US Presswire/Icon SMIJon Garland had a 2.72 ERA in six late-season starts with the Dodgers in 2009, but Vicente Padilla took his spot in the postseason.
Ever since Jon Garland and Vicente Padilla signed/re-signed with the Dodgers, nothing has been said to indicate that Garland’s spot in the Dodger starting rotation is anything but guaranteed, or that Padilla will have a shot at the starting rotation unless there’s an injury.
I know why this is – I just wonder why this is.
The first “why” is a combination of theories that Padilla is a) better suited for relief work – in fact, might even excel in the role, b) has health issues that would benefit from being in the bullpen and c) simply isn’t as good as Garland.
But the second “why” offers this: Padilla was one of the best Dodger starting pitchers of 2010 when healthy, and his health issues aren’t as career-threatening as, say, Hong-Chih Kuo’s, but rather closer to those of someone like Hiroki Kuroda. Padilla might simply be a better starting pitcher than Garland – certainly, the Dodgers came to think so in 2009, when Padilla ousted Garland from the Los Angeles starting rotation and then shined for most of the playoffs.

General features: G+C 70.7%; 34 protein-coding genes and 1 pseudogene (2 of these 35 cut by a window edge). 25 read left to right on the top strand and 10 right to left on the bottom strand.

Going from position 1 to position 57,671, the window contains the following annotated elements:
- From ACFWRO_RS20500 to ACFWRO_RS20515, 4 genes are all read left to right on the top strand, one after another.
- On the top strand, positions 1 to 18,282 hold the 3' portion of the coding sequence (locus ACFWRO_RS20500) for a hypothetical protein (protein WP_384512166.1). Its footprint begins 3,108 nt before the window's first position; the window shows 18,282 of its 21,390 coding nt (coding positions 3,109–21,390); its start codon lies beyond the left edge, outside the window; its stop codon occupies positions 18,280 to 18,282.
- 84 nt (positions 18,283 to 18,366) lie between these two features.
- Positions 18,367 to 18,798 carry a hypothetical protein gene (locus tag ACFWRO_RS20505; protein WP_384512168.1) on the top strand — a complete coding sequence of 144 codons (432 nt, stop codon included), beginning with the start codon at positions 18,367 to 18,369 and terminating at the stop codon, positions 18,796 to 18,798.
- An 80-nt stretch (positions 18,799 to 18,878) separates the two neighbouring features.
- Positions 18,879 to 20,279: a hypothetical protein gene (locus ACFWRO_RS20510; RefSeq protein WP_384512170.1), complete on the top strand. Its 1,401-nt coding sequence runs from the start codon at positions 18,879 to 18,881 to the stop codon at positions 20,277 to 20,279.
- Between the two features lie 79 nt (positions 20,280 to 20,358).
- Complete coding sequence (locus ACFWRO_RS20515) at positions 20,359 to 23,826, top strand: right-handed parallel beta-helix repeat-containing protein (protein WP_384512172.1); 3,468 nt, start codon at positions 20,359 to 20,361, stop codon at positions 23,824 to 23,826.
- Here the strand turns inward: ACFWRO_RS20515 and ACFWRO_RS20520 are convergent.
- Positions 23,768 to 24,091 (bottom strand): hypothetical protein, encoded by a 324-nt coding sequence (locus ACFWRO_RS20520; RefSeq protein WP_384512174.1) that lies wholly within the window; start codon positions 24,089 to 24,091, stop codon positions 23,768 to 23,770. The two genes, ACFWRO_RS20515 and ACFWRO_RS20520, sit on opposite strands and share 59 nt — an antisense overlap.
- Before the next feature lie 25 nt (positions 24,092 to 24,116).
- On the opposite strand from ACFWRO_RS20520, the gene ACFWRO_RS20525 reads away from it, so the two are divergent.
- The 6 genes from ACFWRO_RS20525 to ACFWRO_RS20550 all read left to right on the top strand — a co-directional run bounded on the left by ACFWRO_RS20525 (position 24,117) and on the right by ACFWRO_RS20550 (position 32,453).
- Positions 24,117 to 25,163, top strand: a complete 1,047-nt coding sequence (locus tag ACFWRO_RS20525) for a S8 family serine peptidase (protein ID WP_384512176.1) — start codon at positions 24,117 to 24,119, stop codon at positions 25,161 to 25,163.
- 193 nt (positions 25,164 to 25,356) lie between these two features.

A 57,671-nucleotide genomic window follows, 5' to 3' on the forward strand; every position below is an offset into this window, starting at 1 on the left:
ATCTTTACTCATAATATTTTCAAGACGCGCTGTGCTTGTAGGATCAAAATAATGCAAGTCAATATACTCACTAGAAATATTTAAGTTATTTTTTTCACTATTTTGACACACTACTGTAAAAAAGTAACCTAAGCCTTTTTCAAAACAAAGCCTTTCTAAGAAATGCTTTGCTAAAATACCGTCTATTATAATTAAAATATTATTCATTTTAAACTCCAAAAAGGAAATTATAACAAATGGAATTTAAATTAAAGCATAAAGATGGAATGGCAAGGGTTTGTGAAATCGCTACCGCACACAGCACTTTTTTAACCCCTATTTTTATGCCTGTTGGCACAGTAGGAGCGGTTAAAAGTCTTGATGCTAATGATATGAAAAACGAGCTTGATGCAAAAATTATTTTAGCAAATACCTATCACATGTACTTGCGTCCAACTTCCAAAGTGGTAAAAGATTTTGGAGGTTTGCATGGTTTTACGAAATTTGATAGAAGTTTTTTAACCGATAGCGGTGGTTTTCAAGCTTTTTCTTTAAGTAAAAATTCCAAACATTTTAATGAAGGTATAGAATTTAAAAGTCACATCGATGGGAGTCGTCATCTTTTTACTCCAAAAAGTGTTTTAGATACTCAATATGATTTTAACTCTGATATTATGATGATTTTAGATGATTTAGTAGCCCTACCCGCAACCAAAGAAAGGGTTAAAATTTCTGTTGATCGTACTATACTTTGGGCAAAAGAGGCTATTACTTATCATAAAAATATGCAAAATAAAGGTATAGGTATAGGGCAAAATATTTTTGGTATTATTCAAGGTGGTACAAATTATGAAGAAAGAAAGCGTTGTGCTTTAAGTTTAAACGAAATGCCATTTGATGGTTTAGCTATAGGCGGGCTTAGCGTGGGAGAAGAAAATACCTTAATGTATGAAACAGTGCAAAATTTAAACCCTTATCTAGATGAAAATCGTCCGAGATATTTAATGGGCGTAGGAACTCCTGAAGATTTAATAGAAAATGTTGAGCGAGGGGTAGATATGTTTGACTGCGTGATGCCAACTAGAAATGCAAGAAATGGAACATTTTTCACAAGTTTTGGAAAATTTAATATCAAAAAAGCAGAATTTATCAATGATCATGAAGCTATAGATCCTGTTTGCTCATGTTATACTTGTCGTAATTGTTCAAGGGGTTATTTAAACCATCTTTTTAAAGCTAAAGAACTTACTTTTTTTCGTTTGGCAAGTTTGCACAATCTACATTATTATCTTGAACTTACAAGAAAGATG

Ultimately, this question might be moot – sadly, odds are at some point in the season that an injury to another Dodger starting pitcher will put Garland and Padilla in the Dodger rotation at the same time. And the Dodgers seem to be pretty clear about the pecking order for when all the starting pitchers are healthy. But I still think it’s interesting that Garland is considered an automatic. They tried these guys together once before, and Garland was the one who was pushed aside.